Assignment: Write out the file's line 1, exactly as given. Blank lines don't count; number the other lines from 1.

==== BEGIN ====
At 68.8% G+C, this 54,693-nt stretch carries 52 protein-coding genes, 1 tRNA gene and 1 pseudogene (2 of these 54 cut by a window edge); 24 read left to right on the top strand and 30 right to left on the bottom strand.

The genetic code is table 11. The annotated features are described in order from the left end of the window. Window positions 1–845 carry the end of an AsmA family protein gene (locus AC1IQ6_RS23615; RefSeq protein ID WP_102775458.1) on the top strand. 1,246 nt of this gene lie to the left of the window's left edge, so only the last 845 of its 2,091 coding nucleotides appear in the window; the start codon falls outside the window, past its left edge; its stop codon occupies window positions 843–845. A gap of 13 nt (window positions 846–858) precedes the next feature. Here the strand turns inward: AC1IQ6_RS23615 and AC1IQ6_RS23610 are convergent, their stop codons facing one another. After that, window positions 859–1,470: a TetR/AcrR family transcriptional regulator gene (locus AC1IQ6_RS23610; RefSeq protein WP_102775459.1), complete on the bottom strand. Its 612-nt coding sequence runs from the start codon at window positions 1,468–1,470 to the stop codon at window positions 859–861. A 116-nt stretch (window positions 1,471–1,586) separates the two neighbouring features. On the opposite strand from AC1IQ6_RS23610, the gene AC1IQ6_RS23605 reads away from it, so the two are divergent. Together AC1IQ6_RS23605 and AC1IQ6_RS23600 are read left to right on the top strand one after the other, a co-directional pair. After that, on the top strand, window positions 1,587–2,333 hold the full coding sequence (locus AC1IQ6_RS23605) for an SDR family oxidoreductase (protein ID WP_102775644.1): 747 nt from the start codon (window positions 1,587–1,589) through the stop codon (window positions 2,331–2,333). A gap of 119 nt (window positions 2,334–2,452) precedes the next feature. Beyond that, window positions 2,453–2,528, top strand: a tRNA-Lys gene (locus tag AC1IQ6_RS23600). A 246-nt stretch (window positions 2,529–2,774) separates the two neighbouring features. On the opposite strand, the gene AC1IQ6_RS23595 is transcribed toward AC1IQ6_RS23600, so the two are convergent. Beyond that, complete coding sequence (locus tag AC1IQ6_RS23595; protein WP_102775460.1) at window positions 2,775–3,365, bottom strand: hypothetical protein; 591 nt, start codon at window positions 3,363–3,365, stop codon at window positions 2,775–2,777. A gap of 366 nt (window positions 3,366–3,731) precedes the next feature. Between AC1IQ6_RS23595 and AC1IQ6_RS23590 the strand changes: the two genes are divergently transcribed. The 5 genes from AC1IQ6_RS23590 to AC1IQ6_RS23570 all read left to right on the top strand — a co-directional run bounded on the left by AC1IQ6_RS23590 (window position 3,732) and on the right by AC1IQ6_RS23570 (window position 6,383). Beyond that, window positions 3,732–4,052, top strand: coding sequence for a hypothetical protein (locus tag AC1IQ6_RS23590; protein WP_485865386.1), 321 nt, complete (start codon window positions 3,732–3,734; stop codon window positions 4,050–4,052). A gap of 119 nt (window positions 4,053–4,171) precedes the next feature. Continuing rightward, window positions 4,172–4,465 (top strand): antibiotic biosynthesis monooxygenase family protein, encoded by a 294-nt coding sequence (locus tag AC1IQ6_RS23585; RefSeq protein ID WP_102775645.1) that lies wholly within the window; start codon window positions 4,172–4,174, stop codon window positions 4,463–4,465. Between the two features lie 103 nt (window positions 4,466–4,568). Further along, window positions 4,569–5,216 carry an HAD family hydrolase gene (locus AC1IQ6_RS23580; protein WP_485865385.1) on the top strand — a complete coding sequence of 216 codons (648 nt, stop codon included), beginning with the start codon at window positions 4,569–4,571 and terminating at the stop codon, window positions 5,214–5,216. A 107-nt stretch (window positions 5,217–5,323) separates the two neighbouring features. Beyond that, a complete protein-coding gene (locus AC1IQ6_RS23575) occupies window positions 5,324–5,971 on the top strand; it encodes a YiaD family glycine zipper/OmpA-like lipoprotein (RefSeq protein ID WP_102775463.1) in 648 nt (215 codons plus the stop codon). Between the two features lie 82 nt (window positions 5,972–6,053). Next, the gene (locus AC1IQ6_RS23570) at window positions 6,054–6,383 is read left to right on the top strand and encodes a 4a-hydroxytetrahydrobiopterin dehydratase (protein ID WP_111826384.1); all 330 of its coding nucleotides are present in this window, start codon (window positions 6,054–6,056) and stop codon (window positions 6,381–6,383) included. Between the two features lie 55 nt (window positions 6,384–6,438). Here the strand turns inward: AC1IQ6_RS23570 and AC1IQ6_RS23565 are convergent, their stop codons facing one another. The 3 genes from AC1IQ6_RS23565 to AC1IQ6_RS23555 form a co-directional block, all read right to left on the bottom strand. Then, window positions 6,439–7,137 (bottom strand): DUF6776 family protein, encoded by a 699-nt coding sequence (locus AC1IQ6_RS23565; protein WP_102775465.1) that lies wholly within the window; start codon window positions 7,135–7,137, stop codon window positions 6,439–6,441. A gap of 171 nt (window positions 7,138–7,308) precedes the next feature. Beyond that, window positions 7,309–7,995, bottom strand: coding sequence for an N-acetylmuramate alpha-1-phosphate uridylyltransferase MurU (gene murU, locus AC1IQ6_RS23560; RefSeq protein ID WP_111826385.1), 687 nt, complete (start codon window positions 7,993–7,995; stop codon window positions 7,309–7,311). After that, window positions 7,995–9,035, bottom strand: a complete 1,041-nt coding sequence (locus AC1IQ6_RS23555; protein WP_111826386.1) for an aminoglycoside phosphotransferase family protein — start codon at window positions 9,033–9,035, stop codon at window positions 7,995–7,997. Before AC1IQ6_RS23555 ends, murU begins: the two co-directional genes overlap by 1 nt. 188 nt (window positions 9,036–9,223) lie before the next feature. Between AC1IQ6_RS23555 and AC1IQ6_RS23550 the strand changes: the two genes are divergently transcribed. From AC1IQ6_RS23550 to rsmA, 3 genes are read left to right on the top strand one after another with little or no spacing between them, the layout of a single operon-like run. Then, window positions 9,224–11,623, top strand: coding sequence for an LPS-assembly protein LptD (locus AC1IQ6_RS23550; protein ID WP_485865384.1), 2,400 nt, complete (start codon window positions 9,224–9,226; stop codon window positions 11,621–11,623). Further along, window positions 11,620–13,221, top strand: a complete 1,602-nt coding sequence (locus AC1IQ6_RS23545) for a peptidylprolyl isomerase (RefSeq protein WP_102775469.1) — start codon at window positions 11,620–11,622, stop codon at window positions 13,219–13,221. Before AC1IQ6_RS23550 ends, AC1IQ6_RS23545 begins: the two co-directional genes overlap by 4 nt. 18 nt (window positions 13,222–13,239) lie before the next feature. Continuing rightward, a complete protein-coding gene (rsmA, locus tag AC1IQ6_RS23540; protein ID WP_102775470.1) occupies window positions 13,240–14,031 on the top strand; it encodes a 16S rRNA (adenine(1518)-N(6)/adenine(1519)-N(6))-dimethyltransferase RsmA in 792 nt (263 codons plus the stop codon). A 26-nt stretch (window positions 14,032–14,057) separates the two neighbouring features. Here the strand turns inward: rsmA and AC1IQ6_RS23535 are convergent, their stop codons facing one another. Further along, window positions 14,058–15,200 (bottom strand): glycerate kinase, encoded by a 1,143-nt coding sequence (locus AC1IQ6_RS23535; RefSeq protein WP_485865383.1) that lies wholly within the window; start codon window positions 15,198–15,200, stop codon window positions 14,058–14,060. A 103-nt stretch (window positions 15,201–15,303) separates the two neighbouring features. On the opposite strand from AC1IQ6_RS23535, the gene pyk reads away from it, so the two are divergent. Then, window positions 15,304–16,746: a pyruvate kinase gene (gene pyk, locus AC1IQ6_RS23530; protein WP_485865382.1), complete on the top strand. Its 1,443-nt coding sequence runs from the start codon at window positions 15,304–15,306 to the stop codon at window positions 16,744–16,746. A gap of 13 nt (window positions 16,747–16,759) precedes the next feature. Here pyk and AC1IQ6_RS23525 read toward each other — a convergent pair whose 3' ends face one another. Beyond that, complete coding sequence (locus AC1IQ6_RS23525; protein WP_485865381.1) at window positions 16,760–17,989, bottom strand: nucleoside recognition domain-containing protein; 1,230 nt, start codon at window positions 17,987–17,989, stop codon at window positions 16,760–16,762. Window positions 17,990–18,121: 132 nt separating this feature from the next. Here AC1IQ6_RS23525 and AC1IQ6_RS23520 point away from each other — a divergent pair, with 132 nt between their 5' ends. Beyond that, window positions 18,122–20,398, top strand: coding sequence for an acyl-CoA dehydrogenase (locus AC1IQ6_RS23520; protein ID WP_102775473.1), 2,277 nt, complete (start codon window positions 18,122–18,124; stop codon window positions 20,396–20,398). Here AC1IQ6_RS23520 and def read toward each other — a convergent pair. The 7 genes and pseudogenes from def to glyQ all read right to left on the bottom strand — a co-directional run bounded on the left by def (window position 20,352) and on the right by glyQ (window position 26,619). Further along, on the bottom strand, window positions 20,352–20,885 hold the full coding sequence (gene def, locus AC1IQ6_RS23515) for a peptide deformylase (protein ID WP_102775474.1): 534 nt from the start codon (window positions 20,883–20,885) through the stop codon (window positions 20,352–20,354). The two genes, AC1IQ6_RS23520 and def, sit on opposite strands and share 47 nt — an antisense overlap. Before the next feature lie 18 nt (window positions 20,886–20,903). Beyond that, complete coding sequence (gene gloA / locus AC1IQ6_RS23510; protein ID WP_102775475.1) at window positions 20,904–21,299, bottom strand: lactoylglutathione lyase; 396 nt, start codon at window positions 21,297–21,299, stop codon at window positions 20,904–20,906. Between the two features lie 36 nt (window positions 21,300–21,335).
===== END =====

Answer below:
At 68.8% G+C, this 54,693-nt stretch carries 52 protein-coding genes, 1 tRNA gene and 1 pseudogene (2 of these 54 cut by a window edge); 24 read left to right on the top strand and 30 right to left on the bottom strand.